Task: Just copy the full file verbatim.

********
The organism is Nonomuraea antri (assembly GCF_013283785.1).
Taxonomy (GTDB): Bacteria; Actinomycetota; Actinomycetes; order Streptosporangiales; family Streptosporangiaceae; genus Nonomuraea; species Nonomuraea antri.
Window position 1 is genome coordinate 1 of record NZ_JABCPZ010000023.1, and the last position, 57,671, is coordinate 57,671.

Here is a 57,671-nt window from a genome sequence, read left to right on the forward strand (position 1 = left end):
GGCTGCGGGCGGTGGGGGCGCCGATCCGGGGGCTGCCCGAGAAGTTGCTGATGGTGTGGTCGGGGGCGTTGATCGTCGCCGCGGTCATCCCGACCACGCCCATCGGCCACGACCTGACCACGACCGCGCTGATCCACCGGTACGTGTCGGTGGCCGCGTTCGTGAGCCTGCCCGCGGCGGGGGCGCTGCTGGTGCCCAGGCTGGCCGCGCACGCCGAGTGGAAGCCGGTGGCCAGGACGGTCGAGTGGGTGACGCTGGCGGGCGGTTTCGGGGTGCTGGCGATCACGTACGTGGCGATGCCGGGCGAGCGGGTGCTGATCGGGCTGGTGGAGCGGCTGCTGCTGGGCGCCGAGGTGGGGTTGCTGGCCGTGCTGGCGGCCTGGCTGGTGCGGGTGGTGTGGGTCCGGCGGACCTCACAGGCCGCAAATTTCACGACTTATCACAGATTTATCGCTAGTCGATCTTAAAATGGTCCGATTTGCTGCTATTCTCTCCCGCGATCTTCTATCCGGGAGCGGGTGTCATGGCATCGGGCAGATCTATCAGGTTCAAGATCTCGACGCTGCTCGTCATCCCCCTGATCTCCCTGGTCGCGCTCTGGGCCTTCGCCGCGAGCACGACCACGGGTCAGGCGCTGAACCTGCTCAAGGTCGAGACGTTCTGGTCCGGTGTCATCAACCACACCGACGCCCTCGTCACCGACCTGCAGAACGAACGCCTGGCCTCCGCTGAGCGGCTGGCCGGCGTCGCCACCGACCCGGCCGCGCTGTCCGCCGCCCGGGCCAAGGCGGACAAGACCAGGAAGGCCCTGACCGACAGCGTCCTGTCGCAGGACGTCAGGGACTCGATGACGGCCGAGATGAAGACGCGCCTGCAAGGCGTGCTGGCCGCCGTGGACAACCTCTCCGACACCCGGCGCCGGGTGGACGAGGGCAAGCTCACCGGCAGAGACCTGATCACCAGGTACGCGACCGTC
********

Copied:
The organism is Nonomuraea antri (assembly GCF_013283785.1).
Taxonomy (GTDB): Bacteria; Actinomycetota; Actinomycetes; order Streptosporangiales; family Streptosporangiaceae; genus Nonomuraea; species Nonomuraea antri.
Window position 1 is genome coordinate 1 of record NZ_JABCPZ010000023.1, and the last position, 57,671, is coordinate 57,671.

Here is a 57,671-nt window from a genome sequence, read left to right on the forward strand (position 1 = left end):
GGCTGCGGGCGGTGGGGGCGCCGATCCGGGGGCTGCCCGAGAAGTTGCTGATGGTGTGGTCGGGGGCGTTGATCGTCGCCGCGGTCATCCCGACCACGCCCATCGGCCACGACCTGACCACGACCGCGCTGATCCACCGGTACGTGTCGGTGGCCGCGTTCGTGAGCCTGCCCGCGGCGGGGGCGCTGCTGGTGCCCAGGCTGGCCGCGCACGCCGAGTGGAAGCCGGTGGCCAGGACGGTCGAGTGGGTGACGCTGGCGGGCGGTTTCGGGGTGCTGGCGATCACGTACGTGGCGATGCCGGGCGAGCGGGTGCTGATCGGGCTGGTGGAGCGGCTGCTGCTGGGCGCCGAGGTGGGGTTGCTGGCCGTGCTGGCGGCCTGGCTGGTGCGGGTGGTGTGGGTCCGGCGGACCTCACAGGCCGCAAATTTCACGACTTATCACAGATTTATCGCTAGTCGATCTTAAAATGGTCCGATTTGCTGCTATTCTCTCCCGCGATCTTCTATCCGGGAGCGGGTGTCATGGCATCGGGCAGATCTATCAGGTTCAAGATCTCGACGCTGCTCGTCATCCCCCTGATCTCCCTGGTCGCGCTCTGGGCCTTCGCCGCGAGCACGACCACGGGTCAGGCGCTGAACCTGCTCAAGGTCGAGACGTTCTGGTCCGGTGTCATCAACCACACCGACGCCCTCGTCACCGACCTGCAGAACGAACGCCTGGCCTCCGCTGAGCGGCTGGCCGGCGTCGCCACCGACCCGGCCGCGCTGTCCGCCGCCCGGGCCAAGGCGGACAAGACCAGGAAGGCCCTGACCGACAGCGTCCTGTCGCAGGACGTCAGGGACTCGATGACGGCCGAGATGAAGACGCGCCTGCAAGGCGTGCTGGCCGCCGTGGACAACCTCTCCGACACCCGGCGCCGGGTGGACGAGGGCAAGCTCACCGGCAGAGACCTGATCACCAGGTACGCGACCGTC